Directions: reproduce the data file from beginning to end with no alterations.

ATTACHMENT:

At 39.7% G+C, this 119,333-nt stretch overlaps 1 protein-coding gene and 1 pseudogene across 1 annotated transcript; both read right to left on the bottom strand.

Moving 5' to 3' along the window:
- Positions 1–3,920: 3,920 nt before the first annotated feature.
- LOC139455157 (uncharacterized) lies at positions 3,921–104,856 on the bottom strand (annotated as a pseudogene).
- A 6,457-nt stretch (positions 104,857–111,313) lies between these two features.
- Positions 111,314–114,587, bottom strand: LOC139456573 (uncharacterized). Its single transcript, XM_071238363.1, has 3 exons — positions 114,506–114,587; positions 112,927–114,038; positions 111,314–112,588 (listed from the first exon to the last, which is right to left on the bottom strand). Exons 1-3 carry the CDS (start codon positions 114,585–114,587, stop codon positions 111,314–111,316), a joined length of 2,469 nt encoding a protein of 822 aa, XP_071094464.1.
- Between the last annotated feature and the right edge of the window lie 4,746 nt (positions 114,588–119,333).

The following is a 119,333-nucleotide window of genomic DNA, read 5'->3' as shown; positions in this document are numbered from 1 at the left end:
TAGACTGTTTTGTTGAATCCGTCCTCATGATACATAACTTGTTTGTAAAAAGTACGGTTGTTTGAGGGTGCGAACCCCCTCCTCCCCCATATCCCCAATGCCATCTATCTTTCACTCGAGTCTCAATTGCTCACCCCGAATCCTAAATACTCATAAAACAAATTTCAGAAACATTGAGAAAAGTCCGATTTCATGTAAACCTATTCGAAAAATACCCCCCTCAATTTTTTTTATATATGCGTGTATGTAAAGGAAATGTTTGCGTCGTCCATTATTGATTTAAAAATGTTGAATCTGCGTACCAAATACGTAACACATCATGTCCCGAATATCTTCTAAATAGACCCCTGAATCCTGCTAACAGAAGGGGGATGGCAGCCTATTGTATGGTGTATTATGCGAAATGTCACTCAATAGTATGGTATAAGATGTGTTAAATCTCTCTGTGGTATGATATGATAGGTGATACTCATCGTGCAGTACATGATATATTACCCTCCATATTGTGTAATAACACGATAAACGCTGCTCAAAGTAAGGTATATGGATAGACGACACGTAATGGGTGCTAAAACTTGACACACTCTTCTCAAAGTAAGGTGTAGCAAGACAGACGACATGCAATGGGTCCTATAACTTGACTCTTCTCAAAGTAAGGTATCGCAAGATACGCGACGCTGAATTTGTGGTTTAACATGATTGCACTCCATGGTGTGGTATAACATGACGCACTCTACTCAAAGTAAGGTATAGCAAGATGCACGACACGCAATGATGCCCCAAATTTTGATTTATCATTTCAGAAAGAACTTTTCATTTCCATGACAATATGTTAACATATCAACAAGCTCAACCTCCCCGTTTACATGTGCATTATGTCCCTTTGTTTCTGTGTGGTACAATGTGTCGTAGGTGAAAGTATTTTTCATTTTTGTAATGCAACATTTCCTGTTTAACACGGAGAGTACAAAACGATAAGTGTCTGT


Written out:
At 39.7% G+C, this 119,333-nt stretch overlaps 1 protein-coding gene and 1 pseudogene across 1 annotated transcript; both read right to left on the bottom strand.

Moving 5' to 3' along the window:
- Positions 1–3,920: 3,920 nt before the first annotated feature.
- LOC139455157 (uncharacterized) lies at positions 3,921–104,856 on the bottom strand (annotated as a pseudogene).
- A 6,457-nt stretch (positions 104,857–111,313) lies between these two features.
- Positions 111,314–114,587, bottom strand: LOC139456573 (uncharacterized). Its single transcript, XM_071238363.1, has 3 exons — positions 114,506–114,587; positions 112,927–114,038; positions 111,314–112,588 (listed from the first exon to the last, which is right to left on the bottom strand). Exons 1-3 carry the CDS (start codon positions 114,585–114,587, stop codon positions 111,314–111,316), a joined length of 2,469 nt encoding a protein of 822 aa, XP_071094464.1.
- Between the last annotated feature and the right edge of the window lie 4,746 nt (positions 114,588–119,333).

The following is a 119,333-nucleotide window of genomic DNA, read 5'->3' as shown; positions in this document are numbered from 1 at the left end:
TAGACTGTTTTGTTGAATCCGTCCTCATGATACATAACTTGTTTGTAAAAAGTACGGTTGTTTGAGGGTGCGAACCCCCTCCTCCCCCATATCCCCAATGCCATCTATCTTTCACTCGAGTCTCAATTGCTCACCCCGAATCCTAAATACTCATAAAACAAATTTCAGAAACATTGAGAAAAGTCCGATTTCATGTAAACCTATTCGAAAAATACCCCCCTCAATTTTTTTTATATATGCGTGTATGTAAAGGAAATGTTTGCGTCGTCCATTATTGATTTAAAAATGTTGAATCTGCGTACCAAATACGTAACACATCATGTCCCGAATATCTTCTAAATAGACCCCTGAATCCTGCTAACAGAAGGGGGATGGCAGCCTATTGTATGGTGTATTATGCGAAATGTCACTCAATAGTATGGTATAAGATGTGTTAAATCTCTCTGTGGTATGATATGATAGGTGATACTCATCGTGCAGTACATGATATATTACCCTCCATATTGTGTAATAACACGATAAACGCTGCTCAAAGTAAGGTATATGGATAGACGACACGTAATGGGTGCTAAAACTTGACACACTCTTCTCAAAGTAAGGTGTAGCAAGACAGACGACATGCAATGGGTCCTATAACTTGACTCTTCTCAAAGTAAGGTATCGCAAGATACGCGACGCTGAATTTGTGGTTTAACATGATTGCACTCCATGGTGTGGTATAACATGACGCACTCTACTCAAAGTAAGGTATAGCAAGATGCACGACACGCAATGATGCCCCAAATTTTGATTTATCATTTCAGAAAGAACTTTTCATTTCCATGACAATATGTTAACATATCAACAAGCTCAACCTCCCCGTTTACATGTGCATTATGTCCCTTTGTTTCTGTGTGGTACAATGTGTCGTAGGTGAAAGTATTTTTCATTTTTGTAATGCAACATTTCCTGTTTAACACGGAGAGTACAAAACGATAAGTGTCTGT